Meanwhile in the UK, our Renescience waste-to-energy plant uses household waste to produce electricity and materials that can be used in manufacturing, construction, and land restoration.
Read on to find out more details about each of these plants.
Highly efficient electricity and district heating production
Location: Hvidovre municipality, south of Copenhagen
Power-generating capacity: 806 MW
Heat-generating capacity: 953 MJ/s
Main fuels: Sustainable wood pellets, straw
Secondary fuels: Natural gas, oil, coal (until 2023)
In operation since 1990
Biomass conversion: 2003 (Avedøre 2); 2016 (Avedøre 1)
The iconic heat and power station at Avedøre is one of the most efficient in the world, using up to 89 % of the energy in its fuel mix to produce heat and power for hundreds of thousands of Danish homes.
Location: Kalundborg, Zealand
Power-generating capacity: 26 MW
Heat-generating capacity: 125 MJ/s
Main fuels: Sustainable wood chips
In operation since 1959
Biomass conversion: 2019
Along with producing heat and power for tens of thousands of Danish homes, Asnæs heat and power station also provides steam to Novo Nordisk and Novozymes for use in manufacturing processes.
Location: West coast of Jutland
Power-generating capacity: 373 MW
Heat-generating capacity: 444 MJ/s
Main fuels: Coal, oil
In operation since: 1992
Ørsted’s heat and power station in Esbjerg is Ørsted’s only remaining coal-fired CHP and will close in 2024.
Location: Sydhavnen, Copenhagen
Power-generating capacity: 21 MW
Heat-generating capacity: 292 MJ/s
Fuel: Natural gas
In operation since: 1920
Converted from coal into natural gas in 1985
A part of the Copenhagen skyline for over a century, H.C. Ørsted heat and power station provides district heating for 25,000 households in the Danish capital. When it was built, it was the largest power station in Denmark.
Location: Central Jutland
Power-generating capacity: 88 MW
Heat-generating capacity: 191 MJ/s
Main fuels: Sustainable wood chips, sustainable wood pellets
Secondary fuel: Natural gas
In operation since: 1982
Biomass conversion: 2009
Herning heat and power station was rebuilt in 2009 to run on sustainably sourced biomass.
Location: Kolding Fjord, southern Jutland
Power-generating capacity: 390 MW
Heat-generating capacity: 579 MJ/s
Fuel: Sustainable wood chips
Secondary fuel: Natural gas
In operation since: 1951
Biomass conversion: 2017
Situated close to Ørsted’s office, Skærbæk heat and power plant provides sustainable district heating to 60,000 homes in the Triangle Region of Denmark.
Location: Aarhus municipality, east coast of Jutland
Power-generating capacity: 362 MW
Heat-generating capacity: 513 MJ/s
Fuel: Sustainable wood pellets
In operation since: 1968
Biomass conversion: 2016
Converted from coal to sustainable wood pellets, Studstrup heat and power plant is one of the largest biomass-fuelled power stations in the world, providing enough power and heat for hundreds of thousands of Danish homes.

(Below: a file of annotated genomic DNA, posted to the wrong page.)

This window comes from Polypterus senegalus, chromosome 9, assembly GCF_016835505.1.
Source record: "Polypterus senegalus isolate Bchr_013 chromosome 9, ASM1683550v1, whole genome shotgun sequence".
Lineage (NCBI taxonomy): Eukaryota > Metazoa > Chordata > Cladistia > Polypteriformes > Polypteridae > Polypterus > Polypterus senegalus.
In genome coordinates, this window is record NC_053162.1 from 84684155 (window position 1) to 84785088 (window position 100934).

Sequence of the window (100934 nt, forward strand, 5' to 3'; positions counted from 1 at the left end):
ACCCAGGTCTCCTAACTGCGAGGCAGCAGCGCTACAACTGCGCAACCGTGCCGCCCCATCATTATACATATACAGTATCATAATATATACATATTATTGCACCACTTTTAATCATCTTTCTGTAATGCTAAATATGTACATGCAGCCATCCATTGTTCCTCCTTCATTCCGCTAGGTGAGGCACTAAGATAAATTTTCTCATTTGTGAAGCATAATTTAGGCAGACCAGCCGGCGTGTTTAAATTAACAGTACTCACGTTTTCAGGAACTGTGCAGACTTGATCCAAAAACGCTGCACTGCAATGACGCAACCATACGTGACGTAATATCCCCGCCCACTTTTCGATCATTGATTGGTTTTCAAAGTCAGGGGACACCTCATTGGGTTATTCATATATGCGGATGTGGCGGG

Studstrup heat and power plant also consists of the coal-fired unit 4, which can generate 360 MW of electricity. On 1 October 2022, the Danish authorities decided to order Ørsted to resume operations of three of its power station units which use oil and coal as fuel, in order to ensure the security of the electricity supply in Denmark. Unit 4 at Studstrup is one of the units to resume operations until 30 June 2024.
Location: Nordhavn, Copenhagen
Heat-generating capacity: 256 MJ/s
Fuel: Natural gas
In operation since: 1953
Converted from coal into oil and gas in 1994, and to gas alone in 2014
Originally built to supplement heat and power production at H.C. Ørsted CHP on the other side of central Copenhagen, Svanemølle is now a heat plant which supplies around 6000 homes with district heating.
Location: Hornsherred, Zealand
Power-generating capacity: 404 MW
Fuels: Diesel, natural gas
In operation since: 1940
Kyndby power station provides emergency and peak-load electricity for the island of Zealand. That means it can be started up within minutes if there are problems elsewhere in the grid.
Kyndby power station also consists of the oil-fired unit 21, which can generate 260 MW of electricity. On 1 October 2022, the Danish authorities decided to order Ørsted to resume operations of three of its power station units which use oil and coal as fuel, in order to ensure the security of the electricity supply in Denmark. Unit 21 at Kyndby is one of the units to resume operations until 30 June 2024.
Location: Northwich, Cheshire, northwest England
Power-generating capacity: 3 MW
Waste-processing capacity: 80,000 tonnes per year
Materials produced: recycled metals and plastics, inerts and gravel, digestate
In operation since: 2020
The Northwich plant is the first commercial-size facility using Renescience technology to sort and process waste. It serves as a prototype which we’ll learn from in the development of similar future plants.